Posted by Neno Duplan
I recently reviewed an article published by Bessemer Venture Partners in 2012 titled “Bessemer’s Top 10 Laws of Cloud Computing”. I wanted to check how accurate their predictions on the Cloud computing were four years later. It is amazing how well they predicted market trends and how the 10 Laws of Cloud Computing still hold today. Nowhere is this more important than in my industry of environmental, health, and safety and sustainability software that is still struggling with a definition of cloud computing and hoping that their legacy system somehow will help them deal with avalanches of data stemming from EHS compliance and sustainability management activities. They will not. I repeat here an introductory paragraph from the original 10 Laws of Cloud Computing. The whole article can be viewed or downloaded from here.
“Although this is finally becoming more widely accepted as a best practice, we must still emphasize the importance of building a single instance, multi-tenant product, with a single version of code in production. “Just say no!” to on-premises deployments. Multi-instance, single tenant offerings should only apply to legacy software companies moving to a dedicated hosting model because they don’t have the luxury of an architectural redesign. Of course it is possible to use virtualization to provide multiple instances, but this hybrid strategy will make your engineering team much more expensive and much less nimble.”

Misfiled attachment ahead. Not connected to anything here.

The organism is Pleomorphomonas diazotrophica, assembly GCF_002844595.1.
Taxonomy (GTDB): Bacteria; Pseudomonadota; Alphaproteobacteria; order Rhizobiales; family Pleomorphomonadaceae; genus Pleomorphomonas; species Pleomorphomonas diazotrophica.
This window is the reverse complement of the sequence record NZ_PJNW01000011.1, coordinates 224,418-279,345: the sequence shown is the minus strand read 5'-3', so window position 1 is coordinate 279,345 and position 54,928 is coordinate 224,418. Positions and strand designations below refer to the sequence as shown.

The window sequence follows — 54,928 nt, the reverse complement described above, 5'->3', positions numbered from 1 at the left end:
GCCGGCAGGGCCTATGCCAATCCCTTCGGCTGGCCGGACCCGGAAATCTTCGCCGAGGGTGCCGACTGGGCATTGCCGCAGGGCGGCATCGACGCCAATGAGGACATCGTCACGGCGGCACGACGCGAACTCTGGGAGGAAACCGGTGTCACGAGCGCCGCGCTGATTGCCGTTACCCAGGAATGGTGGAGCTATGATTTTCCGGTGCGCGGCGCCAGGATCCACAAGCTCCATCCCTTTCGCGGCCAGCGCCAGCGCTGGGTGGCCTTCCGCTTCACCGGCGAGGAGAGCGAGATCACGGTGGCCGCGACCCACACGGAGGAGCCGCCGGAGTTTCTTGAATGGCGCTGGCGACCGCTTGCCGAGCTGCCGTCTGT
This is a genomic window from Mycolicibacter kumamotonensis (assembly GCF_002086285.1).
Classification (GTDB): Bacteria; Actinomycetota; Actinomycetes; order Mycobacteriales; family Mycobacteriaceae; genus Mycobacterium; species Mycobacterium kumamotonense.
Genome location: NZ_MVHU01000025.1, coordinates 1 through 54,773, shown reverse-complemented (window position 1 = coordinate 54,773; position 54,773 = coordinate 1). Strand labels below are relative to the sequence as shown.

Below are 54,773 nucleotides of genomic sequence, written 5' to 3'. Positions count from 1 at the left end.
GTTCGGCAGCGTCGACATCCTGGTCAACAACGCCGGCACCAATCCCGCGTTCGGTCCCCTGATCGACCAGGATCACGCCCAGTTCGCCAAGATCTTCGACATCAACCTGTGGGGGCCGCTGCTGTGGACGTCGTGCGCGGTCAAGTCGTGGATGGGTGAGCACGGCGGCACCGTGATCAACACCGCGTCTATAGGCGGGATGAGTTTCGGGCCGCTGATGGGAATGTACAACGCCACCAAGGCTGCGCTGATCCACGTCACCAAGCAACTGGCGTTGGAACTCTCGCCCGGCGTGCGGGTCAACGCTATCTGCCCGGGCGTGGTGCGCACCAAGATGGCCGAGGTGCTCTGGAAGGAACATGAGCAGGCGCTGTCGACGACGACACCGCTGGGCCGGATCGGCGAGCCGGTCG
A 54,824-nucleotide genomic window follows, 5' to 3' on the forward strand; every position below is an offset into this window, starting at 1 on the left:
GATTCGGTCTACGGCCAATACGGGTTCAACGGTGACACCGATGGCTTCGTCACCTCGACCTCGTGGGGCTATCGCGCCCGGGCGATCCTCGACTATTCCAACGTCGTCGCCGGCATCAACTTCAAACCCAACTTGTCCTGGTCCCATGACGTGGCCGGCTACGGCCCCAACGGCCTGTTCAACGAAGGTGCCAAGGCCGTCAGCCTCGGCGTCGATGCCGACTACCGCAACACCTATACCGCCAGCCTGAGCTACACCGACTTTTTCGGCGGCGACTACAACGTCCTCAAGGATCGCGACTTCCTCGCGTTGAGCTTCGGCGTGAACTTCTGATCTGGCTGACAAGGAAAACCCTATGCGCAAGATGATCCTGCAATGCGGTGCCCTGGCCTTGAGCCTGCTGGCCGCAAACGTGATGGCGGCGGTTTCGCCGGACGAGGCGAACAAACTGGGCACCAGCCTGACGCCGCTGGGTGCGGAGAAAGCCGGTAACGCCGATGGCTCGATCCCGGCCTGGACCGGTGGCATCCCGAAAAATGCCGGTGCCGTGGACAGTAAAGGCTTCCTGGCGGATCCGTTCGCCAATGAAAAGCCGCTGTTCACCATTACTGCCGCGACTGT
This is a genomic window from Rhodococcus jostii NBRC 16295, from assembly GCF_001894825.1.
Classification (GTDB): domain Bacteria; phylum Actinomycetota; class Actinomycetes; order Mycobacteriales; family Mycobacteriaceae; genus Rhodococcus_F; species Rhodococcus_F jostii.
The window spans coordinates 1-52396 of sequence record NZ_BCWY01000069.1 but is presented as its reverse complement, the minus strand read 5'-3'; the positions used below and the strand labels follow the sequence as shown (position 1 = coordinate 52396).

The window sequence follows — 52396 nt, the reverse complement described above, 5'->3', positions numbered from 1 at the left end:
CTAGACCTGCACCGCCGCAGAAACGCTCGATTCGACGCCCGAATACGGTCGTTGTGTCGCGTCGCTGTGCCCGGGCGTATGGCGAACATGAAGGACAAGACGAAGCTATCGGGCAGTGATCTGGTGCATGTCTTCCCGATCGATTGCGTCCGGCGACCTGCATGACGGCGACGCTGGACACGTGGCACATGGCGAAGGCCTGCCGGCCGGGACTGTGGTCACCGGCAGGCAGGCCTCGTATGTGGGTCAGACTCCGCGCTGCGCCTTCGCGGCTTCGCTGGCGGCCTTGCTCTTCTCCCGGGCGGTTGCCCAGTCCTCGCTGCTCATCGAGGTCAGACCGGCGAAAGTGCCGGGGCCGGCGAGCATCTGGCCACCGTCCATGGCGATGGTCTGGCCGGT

“A large part of the momentum around Cloud Computing today is because IT departments now realize they can avoid many of (these) implementation headaches and functionality shortcomings, and instead get the best of both worlds by working with best-of-breed vendors. Cloud Computing provides the opportunity to leverage best-of-breed application offerings, with the standardization and pre-integration of many of the applications and APIs. You can pick the world’s best application for every need, every user, and every business case. You can deploy exactly the number of seats you need, where and when you need them.”